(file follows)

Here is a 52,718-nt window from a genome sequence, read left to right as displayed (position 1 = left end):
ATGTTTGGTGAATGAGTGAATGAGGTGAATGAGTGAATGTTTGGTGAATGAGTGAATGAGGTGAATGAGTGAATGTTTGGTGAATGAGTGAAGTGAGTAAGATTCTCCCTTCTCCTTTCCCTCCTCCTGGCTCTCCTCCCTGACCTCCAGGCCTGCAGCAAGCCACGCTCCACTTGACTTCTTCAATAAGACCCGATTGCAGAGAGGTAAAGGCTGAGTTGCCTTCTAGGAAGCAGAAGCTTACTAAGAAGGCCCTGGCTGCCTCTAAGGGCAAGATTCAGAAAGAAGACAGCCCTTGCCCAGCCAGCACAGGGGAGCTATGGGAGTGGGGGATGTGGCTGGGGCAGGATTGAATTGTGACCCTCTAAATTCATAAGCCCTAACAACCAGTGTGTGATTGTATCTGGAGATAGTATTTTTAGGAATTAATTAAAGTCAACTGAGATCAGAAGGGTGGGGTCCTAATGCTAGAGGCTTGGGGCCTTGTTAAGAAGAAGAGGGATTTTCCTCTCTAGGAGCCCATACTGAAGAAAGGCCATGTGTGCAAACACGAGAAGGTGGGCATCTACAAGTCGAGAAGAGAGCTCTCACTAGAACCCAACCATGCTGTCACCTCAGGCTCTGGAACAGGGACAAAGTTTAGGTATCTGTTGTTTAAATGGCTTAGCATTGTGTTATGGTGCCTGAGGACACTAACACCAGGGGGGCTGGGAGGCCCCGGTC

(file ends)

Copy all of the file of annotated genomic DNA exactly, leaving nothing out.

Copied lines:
Here is a 52,718-nt window from a genome sequence, read left to right as displayed (position 1 = left end):
ATGTTTGGTGAATGAGTGAATGAGGTGAATGAGTGAATGTTTGGTGAATGAGTGAATGAGGTGAATGAGTGAATGTTTGGTGAATGAGTGAAGTGAGTAAGATTCTCCCTTCTCCTTTCCCTCCTCCTGGCTCTCCTCCCTGACCTCCAGGCCTGCAGCAAGCCACGCTCCACTTGACTTCTTCAATAAGACCCGATTGCAGAGAGGTAAAGGCTGAGTTGCCTTCTAGGAAGCAGAAGCTTACTAAGAAGGCCCTGGCTGCCTCTAAGGGCAAGATTCAGAAAGAAGACAGCCCTTGCCCAGCCAGCACAGGGGAGCTATGGGAGTGGGGGATGTGGCTGGGGCAGGATTGAATTGTGACCCTCTAAATTCATAAGCCCTAACAACCAGTGTGTGATTGTATCTGGAGATAGTATTTTTAGGAATTAATTAAAGTCAACTGAGATCAGAAGGGTGGGGTCCTAATGCTAGAGGCTTGGGGCCTTGTTAAGAAGAAGAGGGATTTTCCTCTCTAGGAGCCCATACTGAAGAAAGGCCATGTGTGCAAACACGAGAAGGTGGGCATCTACAAGTCGAGAAGAGAGCTCTCACTAGAACCCAACCATGCTGTCACCTCAGGCTCTGGAACAGGGACAAAGTTTAGGTATCTGTTGTTTAAATGGCTTAGCATTGTGTTATGGTGCCTGAGGACACTAACACCAGGGGGGCTGGGAGGCCCCGGTC